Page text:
1. Communicate with the office. You may be fortunate enough to have doctors or dentists in your community who specialize in treating children with autism. But if you don’t, you can still work with the office to make the appointment as smooth as possible. Most of us dislike waiting to be seen by the doctor and this can be an especially difficult thing for your child. When making the appointment, explain your child’s situation to the person you are scheduling your appointment with. Ask them if it would be possible, when it is time for the appointment, for you to sit in your car and wait until it is time to be seen by the doctor. When it is time to be seen, have the office staff call your cell phone to let you know it is time to bring your child in. While you are in the car you can listen to music, read your child a book, play a game, or engage in another activity that your child enjoys. This way your child is waiting in a familiar setting instead of an office. Also, see if the office would be willing to have you call in the day of the appointment and see if the doctor is running late and give you an estimate of what time you will actually be seen so that you do not arrive too early. Talk to office personnel about the best way to talk to your child, e.g., explain to the dental hygienist how your child may react to criticism or be told what to do. Ask them to give lots of positive feedback to your child during the appointment.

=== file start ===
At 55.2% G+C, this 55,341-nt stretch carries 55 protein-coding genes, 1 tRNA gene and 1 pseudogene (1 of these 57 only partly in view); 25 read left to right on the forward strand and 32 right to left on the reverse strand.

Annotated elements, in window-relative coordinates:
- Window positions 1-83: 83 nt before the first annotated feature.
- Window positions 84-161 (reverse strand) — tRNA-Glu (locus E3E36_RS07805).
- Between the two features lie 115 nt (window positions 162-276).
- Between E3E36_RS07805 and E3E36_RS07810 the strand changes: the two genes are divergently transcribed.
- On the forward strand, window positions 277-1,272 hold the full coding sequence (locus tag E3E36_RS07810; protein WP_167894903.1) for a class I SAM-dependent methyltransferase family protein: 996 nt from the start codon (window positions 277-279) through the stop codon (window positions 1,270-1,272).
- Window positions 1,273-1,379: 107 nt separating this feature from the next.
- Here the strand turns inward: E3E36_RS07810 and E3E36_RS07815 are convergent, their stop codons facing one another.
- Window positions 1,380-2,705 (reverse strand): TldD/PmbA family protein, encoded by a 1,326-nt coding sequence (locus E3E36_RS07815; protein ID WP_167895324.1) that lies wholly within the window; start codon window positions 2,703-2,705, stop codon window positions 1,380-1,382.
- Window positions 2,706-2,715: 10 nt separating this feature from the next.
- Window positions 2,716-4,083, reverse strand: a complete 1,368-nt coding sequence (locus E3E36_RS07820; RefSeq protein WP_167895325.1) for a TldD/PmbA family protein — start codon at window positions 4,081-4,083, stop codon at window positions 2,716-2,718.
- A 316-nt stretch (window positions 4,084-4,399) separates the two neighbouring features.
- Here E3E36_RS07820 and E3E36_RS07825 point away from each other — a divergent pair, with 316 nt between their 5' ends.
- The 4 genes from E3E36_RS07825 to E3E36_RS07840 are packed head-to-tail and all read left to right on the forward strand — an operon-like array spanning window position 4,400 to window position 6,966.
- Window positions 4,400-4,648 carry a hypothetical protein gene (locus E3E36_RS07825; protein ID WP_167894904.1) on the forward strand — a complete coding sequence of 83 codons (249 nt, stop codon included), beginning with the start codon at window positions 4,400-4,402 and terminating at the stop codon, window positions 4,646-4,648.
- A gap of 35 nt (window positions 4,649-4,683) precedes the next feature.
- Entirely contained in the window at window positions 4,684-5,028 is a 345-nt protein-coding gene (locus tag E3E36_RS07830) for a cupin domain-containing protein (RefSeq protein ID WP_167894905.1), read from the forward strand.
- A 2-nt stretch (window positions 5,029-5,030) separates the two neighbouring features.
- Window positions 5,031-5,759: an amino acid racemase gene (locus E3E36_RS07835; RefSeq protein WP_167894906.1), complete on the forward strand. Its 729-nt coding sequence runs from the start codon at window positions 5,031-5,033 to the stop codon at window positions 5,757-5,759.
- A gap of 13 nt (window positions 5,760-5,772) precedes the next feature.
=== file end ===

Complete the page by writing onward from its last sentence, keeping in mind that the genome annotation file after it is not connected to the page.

2. Help your child to know what to expect at the appointment. One way to do so is through role play. Purchase a toy doctor’s kit and practice giving each other shots, looking in each other’s ear, and listening to each other’s chest. Make the experience fun and relaxing. To practice prior to dental trips you might gently probe around your child’s mouth with a dental swab to let her know what the dentist might do. The library most likely has books about going to medical appointments. Check some of these books out and read them to your child prior to the appointment. You may want to consider reading your child a Social Story ™ about going to the doctor or creating one yourself. You may want to look on YouTube for a short video of a child going to the doctor so your child will know what to expect.